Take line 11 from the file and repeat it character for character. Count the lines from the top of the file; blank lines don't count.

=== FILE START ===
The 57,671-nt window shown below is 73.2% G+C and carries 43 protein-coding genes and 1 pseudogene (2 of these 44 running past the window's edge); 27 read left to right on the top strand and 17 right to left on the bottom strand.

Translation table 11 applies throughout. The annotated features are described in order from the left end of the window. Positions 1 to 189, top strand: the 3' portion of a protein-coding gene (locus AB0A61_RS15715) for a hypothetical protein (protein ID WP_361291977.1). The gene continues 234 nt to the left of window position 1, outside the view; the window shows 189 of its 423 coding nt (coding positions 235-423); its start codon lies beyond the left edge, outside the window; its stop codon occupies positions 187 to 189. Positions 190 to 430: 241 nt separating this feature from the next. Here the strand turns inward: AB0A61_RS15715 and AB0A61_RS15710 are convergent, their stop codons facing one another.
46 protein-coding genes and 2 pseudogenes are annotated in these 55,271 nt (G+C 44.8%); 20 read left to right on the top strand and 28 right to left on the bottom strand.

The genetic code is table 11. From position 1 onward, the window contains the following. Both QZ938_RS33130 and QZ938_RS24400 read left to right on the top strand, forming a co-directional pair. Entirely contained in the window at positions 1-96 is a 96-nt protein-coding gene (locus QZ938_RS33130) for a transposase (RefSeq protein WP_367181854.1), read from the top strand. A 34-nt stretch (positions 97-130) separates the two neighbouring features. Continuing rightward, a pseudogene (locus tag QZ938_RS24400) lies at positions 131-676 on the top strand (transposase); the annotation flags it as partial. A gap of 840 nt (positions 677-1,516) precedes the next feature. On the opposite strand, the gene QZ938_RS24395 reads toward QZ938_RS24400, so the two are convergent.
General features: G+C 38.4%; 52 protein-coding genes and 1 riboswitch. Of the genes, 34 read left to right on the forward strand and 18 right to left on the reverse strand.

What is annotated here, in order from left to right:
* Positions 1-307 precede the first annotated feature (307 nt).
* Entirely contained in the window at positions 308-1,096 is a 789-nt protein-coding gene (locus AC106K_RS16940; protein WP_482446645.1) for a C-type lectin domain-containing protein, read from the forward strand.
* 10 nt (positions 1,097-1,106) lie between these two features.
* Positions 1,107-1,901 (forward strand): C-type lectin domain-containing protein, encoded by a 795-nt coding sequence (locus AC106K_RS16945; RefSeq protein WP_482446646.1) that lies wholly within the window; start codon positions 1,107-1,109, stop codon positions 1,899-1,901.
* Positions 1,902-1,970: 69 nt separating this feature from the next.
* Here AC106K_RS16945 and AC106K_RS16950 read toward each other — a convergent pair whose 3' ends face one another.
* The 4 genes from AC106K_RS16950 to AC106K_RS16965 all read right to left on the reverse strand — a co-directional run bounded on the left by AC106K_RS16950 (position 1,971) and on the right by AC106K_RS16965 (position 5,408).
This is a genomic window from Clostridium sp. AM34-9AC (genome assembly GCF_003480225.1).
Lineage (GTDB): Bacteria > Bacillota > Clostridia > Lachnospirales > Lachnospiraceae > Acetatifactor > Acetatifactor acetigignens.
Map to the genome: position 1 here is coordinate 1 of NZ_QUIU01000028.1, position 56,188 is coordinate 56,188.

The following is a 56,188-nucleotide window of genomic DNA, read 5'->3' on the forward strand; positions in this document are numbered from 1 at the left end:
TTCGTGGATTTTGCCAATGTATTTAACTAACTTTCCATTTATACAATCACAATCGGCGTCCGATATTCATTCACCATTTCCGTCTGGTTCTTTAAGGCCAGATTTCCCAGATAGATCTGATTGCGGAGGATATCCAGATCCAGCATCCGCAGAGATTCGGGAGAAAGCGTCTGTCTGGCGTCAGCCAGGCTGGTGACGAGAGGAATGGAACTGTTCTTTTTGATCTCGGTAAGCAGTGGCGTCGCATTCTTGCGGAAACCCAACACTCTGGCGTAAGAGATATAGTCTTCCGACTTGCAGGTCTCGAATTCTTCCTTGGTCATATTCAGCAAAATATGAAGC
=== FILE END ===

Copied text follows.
* Positions 1,902-1,970: 69 nt separating this feature from the next.